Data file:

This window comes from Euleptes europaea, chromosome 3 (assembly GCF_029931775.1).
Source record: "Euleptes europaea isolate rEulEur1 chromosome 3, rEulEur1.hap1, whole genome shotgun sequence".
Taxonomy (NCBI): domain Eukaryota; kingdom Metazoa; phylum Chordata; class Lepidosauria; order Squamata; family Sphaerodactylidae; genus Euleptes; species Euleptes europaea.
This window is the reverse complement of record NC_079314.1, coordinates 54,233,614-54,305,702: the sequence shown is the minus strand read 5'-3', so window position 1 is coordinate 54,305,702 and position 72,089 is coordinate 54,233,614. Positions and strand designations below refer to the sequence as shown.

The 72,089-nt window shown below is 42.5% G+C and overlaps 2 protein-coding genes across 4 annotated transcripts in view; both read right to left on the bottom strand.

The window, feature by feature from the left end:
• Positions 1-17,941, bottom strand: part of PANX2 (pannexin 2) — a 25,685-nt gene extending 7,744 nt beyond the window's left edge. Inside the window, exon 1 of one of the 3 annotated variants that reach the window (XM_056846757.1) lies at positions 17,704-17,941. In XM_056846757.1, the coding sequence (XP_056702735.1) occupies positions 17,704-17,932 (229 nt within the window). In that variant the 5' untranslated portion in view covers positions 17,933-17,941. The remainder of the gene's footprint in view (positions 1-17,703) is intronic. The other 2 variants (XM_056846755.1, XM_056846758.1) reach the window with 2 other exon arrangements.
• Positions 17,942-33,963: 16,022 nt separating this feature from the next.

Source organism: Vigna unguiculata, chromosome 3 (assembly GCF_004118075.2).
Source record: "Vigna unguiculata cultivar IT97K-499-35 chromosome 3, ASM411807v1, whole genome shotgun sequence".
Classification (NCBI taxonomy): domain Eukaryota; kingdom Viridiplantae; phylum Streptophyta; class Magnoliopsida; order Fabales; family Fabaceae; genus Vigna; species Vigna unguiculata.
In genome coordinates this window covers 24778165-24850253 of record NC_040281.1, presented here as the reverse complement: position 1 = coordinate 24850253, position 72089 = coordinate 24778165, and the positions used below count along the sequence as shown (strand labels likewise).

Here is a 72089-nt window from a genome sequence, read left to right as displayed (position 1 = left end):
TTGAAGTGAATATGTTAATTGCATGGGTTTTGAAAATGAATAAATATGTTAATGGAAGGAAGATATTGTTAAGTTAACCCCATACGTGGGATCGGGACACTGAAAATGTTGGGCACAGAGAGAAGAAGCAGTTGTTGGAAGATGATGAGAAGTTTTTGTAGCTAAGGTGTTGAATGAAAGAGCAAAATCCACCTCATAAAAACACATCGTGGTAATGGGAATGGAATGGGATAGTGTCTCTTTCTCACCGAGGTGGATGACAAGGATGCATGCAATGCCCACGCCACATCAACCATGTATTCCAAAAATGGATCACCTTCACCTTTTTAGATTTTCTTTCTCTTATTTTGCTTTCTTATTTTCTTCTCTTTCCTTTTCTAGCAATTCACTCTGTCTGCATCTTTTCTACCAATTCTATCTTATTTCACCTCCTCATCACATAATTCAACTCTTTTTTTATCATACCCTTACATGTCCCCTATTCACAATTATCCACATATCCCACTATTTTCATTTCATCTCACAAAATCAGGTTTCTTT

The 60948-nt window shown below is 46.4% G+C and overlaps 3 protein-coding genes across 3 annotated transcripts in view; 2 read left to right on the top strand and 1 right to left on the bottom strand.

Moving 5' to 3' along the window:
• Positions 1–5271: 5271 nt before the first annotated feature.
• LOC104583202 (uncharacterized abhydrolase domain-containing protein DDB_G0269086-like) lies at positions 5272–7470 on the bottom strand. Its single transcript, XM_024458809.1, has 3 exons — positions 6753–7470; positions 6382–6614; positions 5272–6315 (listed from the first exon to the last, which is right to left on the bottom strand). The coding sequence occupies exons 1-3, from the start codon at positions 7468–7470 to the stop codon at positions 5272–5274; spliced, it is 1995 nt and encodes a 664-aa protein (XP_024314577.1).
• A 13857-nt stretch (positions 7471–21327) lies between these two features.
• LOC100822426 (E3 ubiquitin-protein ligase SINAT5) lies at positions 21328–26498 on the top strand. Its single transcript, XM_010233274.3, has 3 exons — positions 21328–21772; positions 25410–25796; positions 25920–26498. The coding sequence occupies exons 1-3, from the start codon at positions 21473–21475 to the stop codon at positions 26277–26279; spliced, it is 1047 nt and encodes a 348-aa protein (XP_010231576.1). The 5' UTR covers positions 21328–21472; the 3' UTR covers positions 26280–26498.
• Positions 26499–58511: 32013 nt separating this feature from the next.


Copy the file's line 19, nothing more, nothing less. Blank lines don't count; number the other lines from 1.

• A 13857-nt stretch (positions 7471–21327) lies between these two features.